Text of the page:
Are you affected by the gas price fluctuations? Of course you are! The more you pay for gas, the less you have, the less you can spend on other product. Yet, to counter this, people buy more economic cars that spend less fuel in them. One of the factors that influence gas consumption of a vehicle is a car's weight. This is the primary reason why in this report I analyzed the car's weight versus mileage in order to see trends and variables.
Based on the Scatter Plot (Result 1), it can be seen that weight of a car and its mileage is negatively associated. So, as the weight of a car rises, the mileage decreases instead. And it does make sense; the heavier the object you want to move, the more energy it will require to do so. Furthermore, the critical value for correlation coefficient (n=11) is .601, while the correlation between Weight and Miles Per Gallon is: 0.9640858, or its absolute value: 0.9640858. This proves that the data is linear related, as critical value correlation coefficient is less then then correlation between the two data sets analyzed.
The linear equation that best describes the data is the least squares regression line: ABX = 0.007036322x + 44.87933, whereas the x is the weight. To explain this, if the weight of a vehicle increases by 1 lbs. then the mileage per gallon is going to drop by around 0.007 on average. It is really not realistic for the weight of a vehicle to be o lbs. yet, what does the slope of around 44.9 tell us is that if a vehicle would weigh around 0 lbs. its mileage would be considered to be around 44.9 miles per gallon. Yet, this is out of scope of this model.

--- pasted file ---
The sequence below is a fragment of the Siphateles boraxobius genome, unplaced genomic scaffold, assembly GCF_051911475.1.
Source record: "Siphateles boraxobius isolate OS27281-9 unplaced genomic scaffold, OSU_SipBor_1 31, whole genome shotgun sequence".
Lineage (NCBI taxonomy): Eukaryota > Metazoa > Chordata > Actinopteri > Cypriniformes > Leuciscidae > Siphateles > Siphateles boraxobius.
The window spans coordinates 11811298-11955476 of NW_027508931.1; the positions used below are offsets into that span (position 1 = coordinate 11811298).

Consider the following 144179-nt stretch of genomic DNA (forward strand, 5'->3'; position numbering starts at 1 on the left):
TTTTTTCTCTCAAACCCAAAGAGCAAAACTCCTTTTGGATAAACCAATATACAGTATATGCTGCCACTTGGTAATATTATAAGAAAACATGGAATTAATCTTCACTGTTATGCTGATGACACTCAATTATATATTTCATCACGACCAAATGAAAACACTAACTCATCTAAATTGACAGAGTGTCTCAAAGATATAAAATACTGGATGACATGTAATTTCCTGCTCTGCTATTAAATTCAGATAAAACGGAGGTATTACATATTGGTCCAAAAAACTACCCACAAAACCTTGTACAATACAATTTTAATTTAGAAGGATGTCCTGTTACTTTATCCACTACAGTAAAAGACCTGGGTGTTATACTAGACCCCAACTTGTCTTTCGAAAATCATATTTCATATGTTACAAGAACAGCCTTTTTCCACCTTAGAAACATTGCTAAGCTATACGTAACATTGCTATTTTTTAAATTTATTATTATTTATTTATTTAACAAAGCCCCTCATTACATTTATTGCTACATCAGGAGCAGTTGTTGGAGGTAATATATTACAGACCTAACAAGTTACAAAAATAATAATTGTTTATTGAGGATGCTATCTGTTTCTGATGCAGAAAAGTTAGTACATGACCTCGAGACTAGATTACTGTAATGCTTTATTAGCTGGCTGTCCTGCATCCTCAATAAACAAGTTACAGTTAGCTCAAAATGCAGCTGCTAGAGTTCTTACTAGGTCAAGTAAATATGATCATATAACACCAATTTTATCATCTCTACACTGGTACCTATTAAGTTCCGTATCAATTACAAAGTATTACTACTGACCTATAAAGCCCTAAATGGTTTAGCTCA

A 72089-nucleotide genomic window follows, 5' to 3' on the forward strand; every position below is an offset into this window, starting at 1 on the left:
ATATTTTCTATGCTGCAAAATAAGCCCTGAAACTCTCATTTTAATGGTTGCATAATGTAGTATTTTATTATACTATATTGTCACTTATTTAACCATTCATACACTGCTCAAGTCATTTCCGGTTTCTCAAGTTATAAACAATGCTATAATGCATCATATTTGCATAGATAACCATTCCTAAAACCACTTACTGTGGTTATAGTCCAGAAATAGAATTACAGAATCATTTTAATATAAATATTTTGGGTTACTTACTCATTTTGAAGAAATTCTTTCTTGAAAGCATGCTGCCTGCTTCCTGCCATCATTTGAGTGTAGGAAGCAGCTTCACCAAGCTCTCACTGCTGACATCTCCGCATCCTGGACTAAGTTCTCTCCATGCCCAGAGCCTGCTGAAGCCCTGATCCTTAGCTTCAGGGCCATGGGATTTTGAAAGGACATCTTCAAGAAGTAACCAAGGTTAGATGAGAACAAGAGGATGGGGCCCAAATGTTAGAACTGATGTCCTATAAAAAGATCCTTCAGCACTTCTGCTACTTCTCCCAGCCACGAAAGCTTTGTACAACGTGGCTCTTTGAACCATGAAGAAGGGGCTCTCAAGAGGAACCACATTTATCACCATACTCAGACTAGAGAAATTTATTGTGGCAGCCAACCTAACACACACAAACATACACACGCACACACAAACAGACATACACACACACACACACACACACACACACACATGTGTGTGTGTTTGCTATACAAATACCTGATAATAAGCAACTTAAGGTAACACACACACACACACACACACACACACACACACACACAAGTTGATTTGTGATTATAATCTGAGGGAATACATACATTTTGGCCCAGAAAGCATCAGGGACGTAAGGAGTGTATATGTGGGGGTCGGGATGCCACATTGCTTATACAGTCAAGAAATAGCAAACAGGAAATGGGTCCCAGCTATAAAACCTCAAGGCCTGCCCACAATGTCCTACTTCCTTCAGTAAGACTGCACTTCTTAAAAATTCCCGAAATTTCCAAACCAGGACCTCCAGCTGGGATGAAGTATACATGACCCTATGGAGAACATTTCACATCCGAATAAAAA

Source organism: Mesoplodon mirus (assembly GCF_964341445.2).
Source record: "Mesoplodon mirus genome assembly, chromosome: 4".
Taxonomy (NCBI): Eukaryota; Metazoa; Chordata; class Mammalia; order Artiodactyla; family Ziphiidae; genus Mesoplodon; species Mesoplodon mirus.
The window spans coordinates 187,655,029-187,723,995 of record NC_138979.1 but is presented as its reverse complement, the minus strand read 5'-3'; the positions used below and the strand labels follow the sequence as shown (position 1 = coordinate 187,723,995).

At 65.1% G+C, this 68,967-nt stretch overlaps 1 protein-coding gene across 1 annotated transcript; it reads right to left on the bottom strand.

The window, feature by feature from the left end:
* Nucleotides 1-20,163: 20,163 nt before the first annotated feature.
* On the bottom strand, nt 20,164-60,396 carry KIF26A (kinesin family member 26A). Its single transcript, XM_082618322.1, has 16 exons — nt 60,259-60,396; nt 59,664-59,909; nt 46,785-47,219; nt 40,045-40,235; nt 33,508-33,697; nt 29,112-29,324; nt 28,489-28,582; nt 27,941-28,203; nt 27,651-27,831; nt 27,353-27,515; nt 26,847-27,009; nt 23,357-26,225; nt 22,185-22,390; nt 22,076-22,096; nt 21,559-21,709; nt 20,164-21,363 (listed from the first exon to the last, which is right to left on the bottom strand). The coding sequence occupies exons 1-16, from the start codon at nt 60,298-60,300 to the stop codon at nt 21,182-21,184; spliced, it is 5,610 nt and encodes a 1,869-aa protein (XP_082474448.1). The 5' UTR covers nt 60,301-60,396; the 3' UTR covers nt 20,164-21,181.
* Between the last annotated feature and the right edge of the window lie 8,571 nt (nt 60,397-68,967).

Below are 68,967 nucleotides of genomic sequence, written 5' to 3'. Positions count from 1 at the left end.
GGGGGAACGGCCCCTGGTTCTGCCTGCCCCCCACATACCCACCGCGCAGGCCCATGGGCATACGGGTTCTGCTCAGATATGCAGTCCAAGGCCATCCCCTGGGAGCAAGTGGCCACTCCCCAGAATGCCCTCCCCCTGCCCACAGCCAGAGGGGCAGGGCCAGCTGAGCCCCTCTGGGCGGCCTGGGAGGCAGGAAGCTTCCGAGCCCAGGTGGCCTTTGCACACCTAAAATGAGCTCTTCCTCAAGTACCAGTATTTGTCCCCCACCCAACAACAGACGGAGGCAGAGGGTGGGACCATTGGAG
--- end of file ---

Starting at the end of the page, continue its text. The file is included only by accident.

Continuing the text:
The coefficient of determination of this data is around 0.9294615, which means that around 93% of variability of mileage per gallon is explained by the least squares regression line. Is the data is worth to trust? Probably, yet, it is subjecive. One might need 95% explanation of variability, for others 93% is very close and trustworthy. Bottom line, I think this data is valid to make predictions in the future vehicles.
Based on the residual plot, showing no discernable pattern, a linear model is appropriate. Is seems that the residuals display constant error variance, and no outliers seems to appear in the boxplot of the residuals. There are no outliers seen, so there are no major harsh influences on the data. Yet, as there might be car models that are heavier, yet, more economic, the data turns out to be familiar with other makes.
As a result, this data can be a good reference in a subject study of the economy of the vehicles compared to their weight. Even though, we are affected by gas price fluctuations, this data seems to be resistant to it, as there are no observable outliers. Pick a car, which weigh less!

Correlation between Weight and Miles Per Gallon is:
0.9640858 
Simple linear regression results:
Dependent Variable: Miles Per Gallon Independent Variable: Weight Miles Per Gallon = 44.87933  0.007036322 Weight Sample size: 11 R (correlation coefficient) = 0.9641 Rsq = 0.9294615 Estimate of error standard deviation: 1.0331218 Parameter estimates:
Analysis of variance table for regression model:



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Mar 6, 2013
well done.
Feb 24, 2013
This report makes a lot of sense. It is obvious to me that I burn way more gas when I drive my SUV compared to when I drive My Honda Civic and I feel it in my wallet as well. The SUV requires a larger engine to get it up to speed and has a lot more weight to pull. Nice job on putting the report together. It really looks like you have covered all of your bases. Justin Brown